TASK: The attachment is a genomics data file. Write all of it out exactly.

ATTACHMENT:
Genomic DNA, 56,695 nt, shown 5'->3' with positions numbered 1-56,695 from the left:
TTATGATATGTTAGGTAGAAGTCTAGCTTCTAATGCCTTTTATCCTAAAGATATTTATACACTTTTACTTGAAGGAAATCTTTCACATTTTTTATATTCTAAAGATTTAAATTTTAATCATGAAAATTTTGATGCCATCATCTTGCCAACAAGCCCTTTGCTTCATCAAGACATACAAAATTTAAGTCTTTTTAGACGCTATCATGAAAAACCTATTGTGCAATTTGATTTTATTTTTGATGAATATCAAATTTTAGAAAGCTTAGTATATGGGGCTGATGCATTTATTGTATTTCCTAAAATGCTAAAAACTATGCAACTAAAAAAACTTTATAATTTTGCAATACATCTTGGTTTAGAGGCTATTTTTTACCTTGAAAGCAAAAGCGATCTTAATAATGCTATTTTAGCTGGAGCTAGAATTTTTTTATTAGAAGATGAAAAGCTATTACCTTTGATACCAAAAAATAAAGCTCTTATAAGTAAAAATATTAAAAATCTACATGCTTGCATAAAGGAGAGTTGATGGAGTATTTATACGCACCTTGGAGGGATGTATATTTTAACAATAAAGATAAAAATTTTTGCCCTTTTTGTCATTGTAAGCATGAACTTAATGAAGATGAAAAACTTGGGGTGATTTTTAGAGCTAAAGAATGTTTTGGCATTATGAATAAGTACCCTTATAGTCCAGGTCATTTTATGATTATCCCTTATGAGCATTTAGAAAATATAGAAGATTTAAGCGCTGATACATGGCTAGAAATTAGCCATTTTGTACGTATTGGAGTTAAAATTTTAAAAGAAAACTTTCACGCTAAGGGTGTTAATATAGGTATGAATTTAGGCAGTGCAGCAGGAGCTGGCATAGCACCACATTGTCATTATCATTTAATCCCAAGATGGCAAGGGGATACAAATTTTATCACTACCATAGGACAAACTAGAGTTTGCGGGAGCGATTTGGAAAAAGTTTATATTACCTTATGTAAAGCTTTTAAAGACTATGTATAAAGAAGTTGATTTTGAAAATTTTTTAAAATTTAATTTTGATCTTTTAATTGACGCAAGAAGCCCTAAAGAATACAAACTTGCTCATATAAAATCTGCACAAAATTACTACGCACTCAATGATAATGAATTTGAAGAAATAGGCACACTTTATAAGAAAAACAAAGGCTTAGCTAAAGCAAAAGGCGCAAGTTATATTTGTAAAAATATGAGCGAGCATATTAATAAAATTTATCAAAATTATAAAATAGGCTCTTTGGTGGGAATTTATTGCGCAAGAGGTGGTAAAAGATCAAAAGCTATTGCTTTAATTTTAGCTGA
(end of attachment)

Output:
Genomic DNA, 56,695 nt, shown 5'->3' with positions numbered 1-56,695 from the left:
TTATGATATGTTAGGTAGAAGTCTAGCTTCTAATGCCTTTTATCCTAAAGATATTTATACACTTTTACTTGAAGGAAATCTTTCACATTTTTTATATTCTAAAGATTTAAATTTTAATCATGAAAATTTTGATGCCATCATCTTGCCAACAAGCCCTTTGCTTCATCAAGACATACAAAATTTAAGTCTTTTTAGACGCTATCATGAAAAACCTATTGTGCAATTTGATTTTATTTTTGATGAATATCAAATTTTAGAAAGCTTAGTATATGGGGCTGATGCATTTATTGTATTTCCTAAAATGCTAAAAACTATGCAACTAAAAAAACTTTATAATTTTGCAATACATCTTGGTTTAGAGGCTATTTTTTACCTTGAAAGCAAAAGCGATCTTAATAATGCTATTTTAGCTGGAGCTAGAATTTTTTTATTAGAAGATGAAAAGCTATTACCTTTGATACCAAAAAATAAAGCTCTTATAAGTAAAAATATTAAAAATCTACATGCTTGCATAAAGGAGAGTTGATGGAGTATTTATACGCACCTTGGAGGGATGTATATTTTAACAATAAAGATAAAAATTTTTGCCCTTTTTGTCATTGTAAGCATGAACTTAATGAAGATGAAAAACTTGGGGTGATTTTTAGAGCTAAAGAATGTTTTGGCATTATGAATAAGTACCCTTATAGTCCAGGTCATTTTATGATTATCCCTTATGAGCATTTAGAAAATATAGAAGATTTAAGCGCTGATACATGGCTAGAAATTAGCCATTTTGTACGTATTGGAGTTAAAATTTTAAAAGAAAACTTTCACGCTAAGGGTGTTAATATAGGTATGAATTTAGGCAGTGCAGCAGGAGCTGGCATAGCACCACATTGTCATTATCATTTAATCCCAAGATGGCAAGGGGATACAAATTTTATCACTACCATAGGACAAACTAGAGTTTGCGGGAGCGATTTGGAAAAAGTTTATATTACCTTATGTAAAGCTTTTAAAGACTATGTATAAAGAAGTTGATTTTGAAAATTTTTTAAAATTTAATTTTGATCTTTTAATTGACGCAAGAAGCCCTAAAGAATACAAACTTGCTCATATAAAATCTGCACAAAATTACTACGCACTCAATGATAATGAATTTGAAGAAATAGGCACACTTTATAAGAAAAACAAAGGCTTAGCTAAAGCAAAAGGCGCAAGTTATATTTGTAAAAATATGAGCGAGCATATTAATAAAATTTATCAAAATTATAAAATAGGCTCTTTGGTGGGAATTTATTGCGCAAGAGGTGGTAAAAGATCAAAAGCTATTGCTTTAATTTTAGCTGA